Kiesselbach Plexus

What Is It, Location, Function, and More

Author: Jessica Rivas

Editors: Ahaana Singh, Lisa Miklush, PhD, RN, CNS

Illustrator: Jillian Dunbar


What is the Kiesselbach plexus?

The Kiesselbach plexus is a vascular network formed by five arteries that supply oxygenated blood to the nasal septum, which refers to the wall separating the right and left sides of the nose. These arteries anastomose, which means they connect with each other to form the plexus or vascular network. The Kiesselbach plexus supplies blood to the anterior inferior (lower front) quadrant of the nasal septum. This area is also commonly known as the Little’s area, Kiesselbach’s area, or Kiesselbach’s triangle. 

The Kiesselbach plexus is named after Wilhelm Kiesselbach (1839-1902), a german otolaryngologist. It is a common site of nosebleeds (e.g. epistaxis) in both children and adults.

Where is the Kiesselbach plexus?

The kiesselbach plexus is located in the entrance of the nasal cavity. There are five arteries that form the Kiesselbach plexus: the sphenopalatine artery, which branches from the maxillary artery originating behind the jawbone; the anterior ethmoidal artery, which branches from the ophthalmic artery behind the eye; the posterior ethmoidal artery, which also branches from the ophthalmic artery; the septal branch of the superior labial artery, which is a branch of the facial artery supplying blood to all of the superficial features of the face; and finally, the greater palatine artery, which is a terminal branch of the maxillary artery.

The Kiesselbach plexus receives its arterial blood supply from the external carotid artery (supplying the sphenopalatine, superior labial arteries, and greater palatine) and the internal carotid artery (supplying the anterior and posterior ethmoidal arteries). The blood in this area is then drained by the facial vein, ophthalmic veins, and pterygoid plexus.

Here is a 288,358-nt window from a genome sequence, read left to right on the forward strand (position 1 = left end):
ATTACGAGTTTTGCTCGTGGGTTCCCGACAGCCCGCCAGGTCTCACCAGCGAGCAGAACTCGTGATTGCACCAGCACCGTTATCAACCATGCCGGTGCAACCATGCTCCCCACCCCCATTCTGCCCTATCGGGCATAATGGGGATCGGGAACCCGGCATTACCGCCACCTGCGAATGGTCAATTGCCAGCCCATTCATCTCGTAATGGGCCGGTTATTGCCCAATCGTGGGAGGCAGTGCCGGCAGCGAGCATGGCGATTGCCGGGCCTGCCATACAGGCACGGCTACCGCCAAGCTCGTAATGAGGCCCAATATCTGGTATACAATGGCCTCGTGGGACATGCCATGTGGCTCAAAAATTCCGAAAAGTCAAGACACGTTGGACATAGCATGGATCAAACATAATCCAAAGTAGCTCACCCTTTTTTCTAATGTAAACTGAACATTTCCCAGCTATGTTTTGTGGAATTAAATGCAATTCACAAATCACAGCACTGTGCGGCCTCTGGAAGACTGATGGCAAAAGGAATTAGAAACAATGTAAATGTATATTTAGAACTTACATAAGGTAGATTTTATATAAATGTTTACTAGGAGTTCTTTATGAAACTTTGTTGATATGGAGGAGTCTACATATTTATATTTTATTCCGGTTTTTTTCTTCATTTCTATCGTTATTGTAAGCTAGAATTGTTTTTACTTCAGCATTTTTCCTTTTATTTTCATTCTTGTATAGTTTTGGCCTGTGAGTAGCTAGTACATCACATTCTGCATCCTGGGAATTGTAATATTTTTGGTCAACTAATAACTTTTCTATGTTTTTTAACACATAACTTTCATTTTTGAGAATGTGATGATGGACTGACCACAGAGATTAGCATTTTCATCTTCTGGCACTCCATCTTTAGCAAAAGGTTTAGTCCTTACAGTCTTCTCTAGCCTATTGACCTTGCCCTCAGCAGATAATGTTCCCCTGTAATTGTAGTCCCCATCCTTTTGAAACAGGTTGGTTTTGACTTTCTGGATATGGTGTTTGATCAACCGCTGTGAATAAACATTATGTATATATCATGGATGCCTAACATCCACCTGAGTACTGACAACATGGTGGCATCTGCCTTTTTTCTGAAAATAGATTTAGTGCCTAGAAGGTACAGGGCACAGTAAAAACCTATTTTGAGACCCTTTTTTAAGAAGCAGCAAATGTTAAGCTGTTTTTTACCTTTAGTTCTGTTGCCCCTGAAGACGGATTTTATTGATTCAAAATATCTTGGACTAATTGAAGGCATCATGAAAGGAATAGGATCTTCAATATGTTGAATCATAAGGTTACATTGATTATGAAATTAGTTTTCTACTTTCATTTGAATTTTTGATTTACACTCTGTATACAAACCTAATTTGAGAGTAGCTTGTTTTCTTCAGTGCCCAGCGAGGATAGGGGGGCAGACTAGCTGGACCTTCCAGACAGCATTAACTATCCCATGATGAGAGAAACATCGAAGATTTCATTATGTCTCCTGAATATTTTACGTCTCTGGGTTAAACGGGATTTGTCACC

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What is the function of the Kiesselbach plexus?

The Kiesselbach plexus supplies the nose with a relatively large quantity of blood in order to adjust the temperature of air entering the body. As air enters the body through the nose, the arteries of the Kiesselbach plexus transfer heat from the blood into the passing air. It is important for this air to be heated in order for effective gas exchange once the air reaches the lungs. 

Because of its large supply of blood, the Kiesselbach plexus is the most common site of nasal bleedings (epistaxis).

What are the most important facts to know about Kiesselbach plexus?

The Kiesselbach plexus is located in the nasal cavity, specifically in the anterior inferior quadrant of the nasal septum where several arteries anastomose to form the plexus, or vascular network. Its main function is to adjust the temperature of the air inhaled through the nose, via heat exchange between the air and the arteries. Because of its large supply of blood, the Kiesselbach plexus is the most common site of nose bleeds.

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Related links

Clinical Reasoning: Pediatric ear, nose, and throat conditions
High Yield: Nasal, oral, and pharyngeal diseases

Resources for research and reference

Crumbie, L. (2020). Kiesselbach’s Plexus. In Kenhub. Retrieved November 23, 2020, from https://www.kenhub.com/en/library/anatomy/kiesselbachs-plexus

Doyle, D. E. (1986). Anterior epistaxis: a new nasal tampon for fast, effective control. Laryngoscope, 96(3): 279-281. DOI: 10.1288/00005537-198603000-00008

Fatakia, A., Winters, R., & Amedee, R. G. (2010). Epistaxis: A Common Problem. The Ochsner Journal, 10(3): 176–178. Retrieved November 23, 2020, from https://www.ncbi.nlm.nih.gov/pmc/articles/PMC3096213/

Tabassom, A. & Cho, J. J. (2020). Epistaxis. In StatPearls. Retrieved November 23, 2020, from https://www.ncbi.nlm.nih.gov/books/NBK435997/